Expansion? BYU Must be Proactive

Brett RichinsSenior Analyst IMay 3, 2010
BYU Football Takes the Field

BYU Football Takes the Field

It appears the world of college athletics is about to experience a new world order. And BYU officials cannot afford to get caught with their proverbial pants down.

We are about to witness one of the most cataclysmic events in NCAA history. The Big Ten may expand to become the Big 16, the SEC would most assuredly follow suit and the Big 12, ACC and Big East may be raided for some of their best programs. The reverberations would most certainly be felt all the way from Providence, to Provo, to Palo Alto.

The result would be the creation of a new elite division of college athletics that may well  permanently leave behind the havenots and relegate them a 1-AA-type status. The survival, or at least the status, of the Big East, MWC and WAC conferences as we know them are in jeopardy. The creation of super conferences could change the college athletics landscape forever. If you thought the BCS was exclusionary, you haven’t seen anything yet.  If BYU is caught unawares and left out, it’s athletic programs could go the way of the Ricks College Vikings.

The Cougars must find a way to be one of the haves in this pending realignment. University President Cecil Samuelson and Athletic Director Tom Holmoe must be proactive in positioning the BYU program so as to be partakers at the table. They can’t afford to wait around and see how things shake out. The stake are too high. The time has come to sell, sell, sell their program. They must minimize BYU’s perceived drawbacks (i.e. no Sunday play) and play up the program’s strengths.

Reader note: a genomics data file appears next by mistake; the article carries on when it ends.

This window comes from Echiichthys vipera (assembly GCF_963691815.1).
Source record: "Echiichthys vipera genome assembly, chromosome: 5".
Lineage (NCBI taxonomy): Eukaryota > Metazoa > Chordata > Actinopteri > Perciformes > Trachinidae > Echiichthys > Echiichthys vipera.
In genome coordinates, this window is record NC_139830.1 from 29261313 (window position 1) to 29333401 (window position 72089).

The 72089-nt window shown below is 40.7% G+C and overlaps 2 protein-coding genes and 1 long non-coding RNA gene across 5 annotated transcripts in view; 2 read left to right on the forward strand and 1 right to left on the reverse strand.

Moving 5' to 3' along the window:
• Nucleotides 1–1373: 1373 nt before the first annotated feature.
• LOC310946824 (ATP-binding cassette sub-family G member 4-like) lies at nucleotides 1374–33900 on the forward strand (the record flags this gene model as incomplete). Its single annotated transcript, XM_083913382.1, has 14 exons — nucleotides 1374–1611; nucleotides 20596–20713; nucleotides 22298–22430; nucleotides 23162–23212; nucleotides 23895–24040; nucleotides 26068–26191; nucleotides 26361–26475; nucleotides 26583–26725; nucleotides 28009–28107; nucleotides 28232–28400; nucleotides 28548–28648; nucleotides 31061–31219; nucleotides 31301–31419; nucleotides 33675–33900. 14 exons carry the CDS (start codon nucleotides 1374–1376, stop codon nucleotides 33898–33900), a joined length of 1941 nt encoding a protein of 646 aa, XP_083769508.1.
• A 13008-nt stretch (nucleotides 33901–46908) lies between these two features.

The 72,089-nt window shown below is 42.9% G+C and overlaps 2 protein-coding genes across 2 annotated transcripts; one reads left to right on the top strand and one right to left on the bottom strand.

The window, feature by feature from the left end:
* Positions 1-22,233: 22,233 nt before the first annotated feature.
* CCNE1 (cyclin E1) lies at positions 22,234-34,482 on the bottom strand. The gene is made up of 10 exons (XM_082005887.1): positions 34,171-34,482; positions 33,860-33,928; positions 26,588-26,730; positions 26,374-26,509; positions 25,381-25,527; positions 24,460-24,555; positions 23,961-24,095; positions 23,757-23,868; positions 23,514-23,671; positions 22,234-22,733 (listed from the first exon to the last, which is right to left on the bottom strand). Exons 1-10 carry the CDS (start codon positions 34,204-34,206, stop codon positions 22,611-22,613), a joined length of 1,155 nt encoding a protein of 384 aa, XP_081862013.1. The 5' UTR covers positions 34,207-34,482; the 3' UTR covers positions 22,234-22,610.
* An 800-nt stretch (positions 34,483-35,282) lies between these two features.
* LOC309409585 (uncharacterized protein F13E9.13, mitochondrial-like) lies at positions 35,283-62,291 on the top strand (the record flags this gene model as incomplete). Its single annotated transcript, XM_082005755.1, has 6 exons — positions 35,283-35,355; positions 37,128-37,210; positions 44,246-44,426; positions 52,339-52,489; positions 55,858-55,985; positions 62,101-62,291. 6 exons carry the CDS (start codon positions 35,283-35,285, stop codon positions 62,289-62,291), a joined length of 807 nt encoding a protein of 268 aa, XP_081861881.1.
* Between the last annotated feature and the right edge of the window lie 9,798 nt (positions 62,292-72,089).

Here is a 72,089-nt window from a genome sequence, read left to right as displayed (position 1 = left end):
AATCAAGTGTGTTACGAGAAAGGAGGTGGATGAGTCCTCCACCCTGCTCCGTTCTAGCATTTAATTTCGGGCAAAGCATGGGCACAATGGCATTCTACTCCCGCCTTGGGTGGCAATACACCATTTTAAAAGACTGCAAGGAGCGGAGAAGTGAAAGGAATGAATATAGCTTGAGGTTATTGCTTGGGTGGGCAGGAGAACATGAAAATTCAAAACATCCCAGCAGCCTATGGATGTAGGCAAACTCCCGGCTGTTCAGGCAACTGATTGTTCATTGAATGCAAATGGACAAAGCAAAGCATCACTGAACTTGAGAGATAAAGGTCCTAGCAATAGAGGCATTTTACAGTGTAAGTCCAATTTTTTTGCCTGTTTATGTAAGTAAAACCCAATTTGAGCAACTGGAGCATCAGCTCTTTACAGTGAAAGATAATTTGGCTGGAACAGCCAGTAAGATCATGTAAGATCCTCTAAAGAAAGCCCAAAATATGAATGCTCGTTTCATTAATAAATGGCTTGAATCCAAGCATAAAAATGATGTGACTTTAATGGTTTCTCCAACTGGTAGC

The Cougars have plenty of positives for Samuelson and Holmoe to market to conferences such as the Big 12 or PAC-10. They include a legion of  West Coast eyeballs, successful athletic programs, large, outstanding facilities and a whole lotta butts in seats coming to an arena near you.

If it’s true that a couple of PAC-10 presidents harbor anti-BYU sentiments, then President Samuelson needs to hop the next flight to the Bay Area and have a meeting of the minds with a couple of them. If he needs to involve Utah Governor Gary Herbert in an Ann Richards-like veto of Utah to the PAC-10 without the Cougars, then so be it. BYU must be willing to use every tool in it’s belt if need be.

Last week Mountain West Conference Commissioner Craig Thompson admitted that the league is going to take a proactive stance. BYU must as well. If they haven’t already, the BYU brass must open communications with other conferences, their officials and teams. BYU cannot worry about what the MWC and their member schools think or say. It could well be every program for itself, and BYU must take things into it’s own hands.